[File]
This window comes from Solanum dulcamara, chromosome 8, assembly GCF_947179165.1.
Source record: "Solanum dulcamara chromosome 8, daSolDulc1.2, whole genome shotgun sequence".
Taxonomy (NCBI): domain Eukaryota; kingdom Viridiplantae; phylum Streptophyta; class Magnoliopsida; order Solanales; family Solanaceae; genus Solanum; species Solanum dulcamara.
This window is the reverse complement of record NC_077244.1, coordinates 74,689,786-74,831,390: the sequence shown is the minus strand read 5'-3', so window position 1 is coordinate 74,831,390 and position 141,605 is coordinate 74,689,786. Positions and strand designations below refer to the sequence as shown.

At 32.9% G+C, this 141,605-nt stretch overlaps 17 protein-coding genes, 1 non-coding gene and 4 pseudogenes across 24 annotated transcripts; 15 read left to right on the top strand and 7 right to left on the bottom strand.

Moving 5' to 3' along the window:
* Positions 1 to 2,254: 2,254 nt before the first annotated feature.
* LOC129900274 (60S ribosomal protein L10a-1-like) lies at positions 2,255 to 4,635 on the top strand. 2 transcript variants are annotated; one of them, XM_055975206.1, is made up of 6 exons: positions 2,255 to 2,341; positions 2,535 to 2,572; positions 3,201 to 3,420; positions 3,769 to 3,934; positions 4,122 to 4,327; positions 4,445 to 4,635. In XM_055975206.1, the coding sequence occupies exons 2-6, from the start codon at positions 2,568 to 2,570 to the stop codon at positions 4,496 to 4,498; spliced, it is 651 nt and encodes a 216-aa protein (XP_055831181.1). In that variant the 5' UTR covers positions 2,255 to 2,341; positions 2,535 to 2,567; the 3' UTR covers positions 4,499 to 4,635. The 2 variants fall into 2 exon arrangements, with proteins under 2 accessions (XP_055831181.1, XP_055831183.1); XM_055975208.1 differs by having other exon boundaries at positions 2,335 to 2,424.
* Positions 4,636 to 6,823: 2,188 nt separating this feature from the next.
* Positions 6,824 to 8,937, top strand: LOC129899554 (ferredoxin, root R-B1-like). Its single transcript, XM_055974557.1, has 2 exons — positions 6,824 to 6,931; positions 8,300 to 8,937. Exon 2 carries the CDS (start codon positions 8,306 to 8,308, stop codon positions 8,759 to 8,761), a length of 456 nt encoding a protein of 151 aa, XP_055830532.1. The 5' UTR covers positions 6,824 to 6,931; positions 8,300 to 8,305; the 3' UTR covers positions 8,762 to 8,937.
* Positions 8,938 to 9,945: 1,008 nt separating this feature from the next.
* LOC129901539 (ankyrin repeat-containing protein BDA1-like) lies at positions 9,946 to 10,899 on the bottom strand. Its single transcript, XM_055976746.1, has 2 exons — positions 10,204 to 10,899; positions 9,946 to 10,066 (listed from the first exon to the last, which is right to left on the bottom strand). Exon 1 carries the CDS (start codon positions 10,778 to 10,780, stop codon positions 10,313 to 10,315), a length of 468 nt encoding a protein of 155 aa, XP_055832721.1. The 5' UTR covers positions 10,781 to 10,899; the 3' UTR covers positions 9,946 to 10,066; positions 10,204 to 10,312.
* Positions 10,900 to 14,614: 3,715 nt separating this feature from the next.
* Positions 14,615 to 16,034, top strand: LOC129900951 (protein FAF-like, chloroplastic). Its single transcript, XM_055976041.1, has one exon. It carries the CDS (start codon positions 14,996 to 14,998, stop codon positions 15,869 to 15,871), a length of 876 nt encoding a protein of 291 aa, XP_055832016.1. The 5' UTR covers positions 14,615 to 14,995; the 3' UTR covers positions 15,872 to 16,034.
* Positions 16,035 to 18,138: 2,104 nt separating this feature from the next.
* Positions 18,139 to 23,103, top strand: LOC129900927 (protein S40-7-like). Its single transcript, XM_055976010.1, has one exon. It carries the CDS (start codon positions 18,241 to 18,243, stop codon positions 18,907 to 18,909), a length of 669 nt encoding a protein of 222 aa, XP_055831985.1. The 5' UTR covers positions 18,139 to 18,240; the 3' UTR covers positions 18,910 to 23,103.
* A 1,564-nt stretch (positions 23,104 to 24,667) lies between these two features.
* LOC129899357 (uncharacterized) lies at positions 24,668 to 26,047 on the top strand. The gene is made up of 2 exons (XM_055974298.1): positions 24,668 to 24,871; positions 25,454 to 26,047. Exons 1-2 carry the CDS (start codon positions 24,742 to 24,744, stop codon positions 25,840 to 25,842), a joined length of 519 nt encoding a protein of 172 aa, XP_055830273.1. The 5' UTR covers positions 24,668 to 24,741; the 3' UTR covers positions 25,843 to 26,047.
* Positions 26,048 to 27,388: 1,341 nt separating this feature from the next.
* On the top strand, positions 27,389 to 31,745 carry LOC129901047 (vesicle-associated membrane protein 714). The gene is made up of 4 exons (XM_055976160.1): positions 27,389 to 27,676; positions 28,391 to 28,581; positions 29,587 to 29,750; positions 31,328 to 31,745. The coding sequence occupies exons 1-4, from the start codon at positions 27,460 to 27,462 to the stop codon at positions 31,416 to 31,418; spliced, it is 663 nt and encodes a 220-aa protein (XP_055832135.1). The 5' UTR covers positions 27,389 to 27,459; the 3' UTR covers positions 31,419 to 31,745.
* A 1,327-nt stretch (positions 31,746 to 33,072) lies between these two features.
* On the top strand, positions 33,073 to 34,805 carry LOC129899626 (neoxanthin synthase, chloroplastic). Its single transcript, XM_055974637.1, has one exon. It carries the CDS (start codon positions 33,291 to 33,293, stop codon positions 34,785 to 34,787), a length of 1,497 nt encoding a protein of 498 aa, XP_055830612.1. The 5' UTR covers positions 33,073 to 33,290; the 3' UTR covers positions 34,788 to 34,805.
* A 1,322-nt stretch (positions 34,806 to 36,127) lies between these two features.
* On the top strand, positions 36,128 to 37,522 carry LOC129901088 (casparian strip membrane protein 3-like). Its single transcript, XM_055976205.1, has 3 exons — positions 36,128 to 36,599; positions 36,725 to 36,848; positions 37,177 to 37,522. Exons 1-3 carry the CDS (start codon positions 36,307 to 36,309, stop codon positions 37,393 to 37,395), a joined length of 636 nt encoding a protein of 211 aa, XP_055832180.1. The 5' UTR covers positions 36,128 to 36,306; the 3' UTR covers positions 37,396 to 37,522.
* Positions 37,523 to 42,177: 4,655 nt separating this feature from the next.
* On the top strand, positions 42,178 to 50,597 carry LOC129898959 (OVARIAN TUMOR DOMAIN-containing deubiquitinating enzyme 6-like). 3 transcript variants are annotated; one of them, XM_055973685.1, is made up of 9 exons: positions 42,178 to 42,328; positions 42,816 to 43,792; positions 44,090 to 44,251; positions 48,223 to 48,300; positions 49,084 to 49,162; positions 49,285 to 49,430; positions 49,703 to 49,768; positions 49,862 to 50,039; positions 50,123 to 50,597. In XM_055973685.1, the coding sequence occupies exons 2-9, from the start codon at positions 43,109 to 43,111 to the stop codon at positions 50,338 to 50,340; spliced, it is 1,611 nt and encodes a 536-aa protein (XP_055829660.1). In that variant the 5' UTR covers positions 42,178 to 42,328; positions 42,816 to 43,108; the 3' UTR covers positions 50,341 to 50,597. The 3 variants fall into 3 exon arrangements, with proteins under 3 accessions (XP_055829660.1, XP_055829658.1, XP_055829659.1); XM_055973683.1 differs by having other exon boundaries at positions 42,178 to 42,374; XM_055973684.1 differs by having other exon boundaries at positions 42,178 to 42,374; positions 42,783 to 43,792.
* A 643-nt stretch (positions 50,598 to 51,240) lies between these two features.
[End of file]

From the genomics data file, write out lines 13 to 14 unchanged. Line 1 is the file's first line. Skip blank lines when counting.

* Positions 10,900 to 14,614: 3,715 nt separating this feature from the next.
* Positions 14,615 to 16,034, top strand: LOC129900951 (protein FAF-like, chloroplastic). Its single transcript, XM_055976041.1, has one exon. It carries the CDS (start codon positions 14,996 to 14,998, stop codon positions 15,869 to 15,871), a length of 876 nt encoding a protein of 291 aa, XP_055832016.1. The 5' UTR covers positions 14,615 to 14,995; the 3' UTR covers positions 15,872 to 16,034.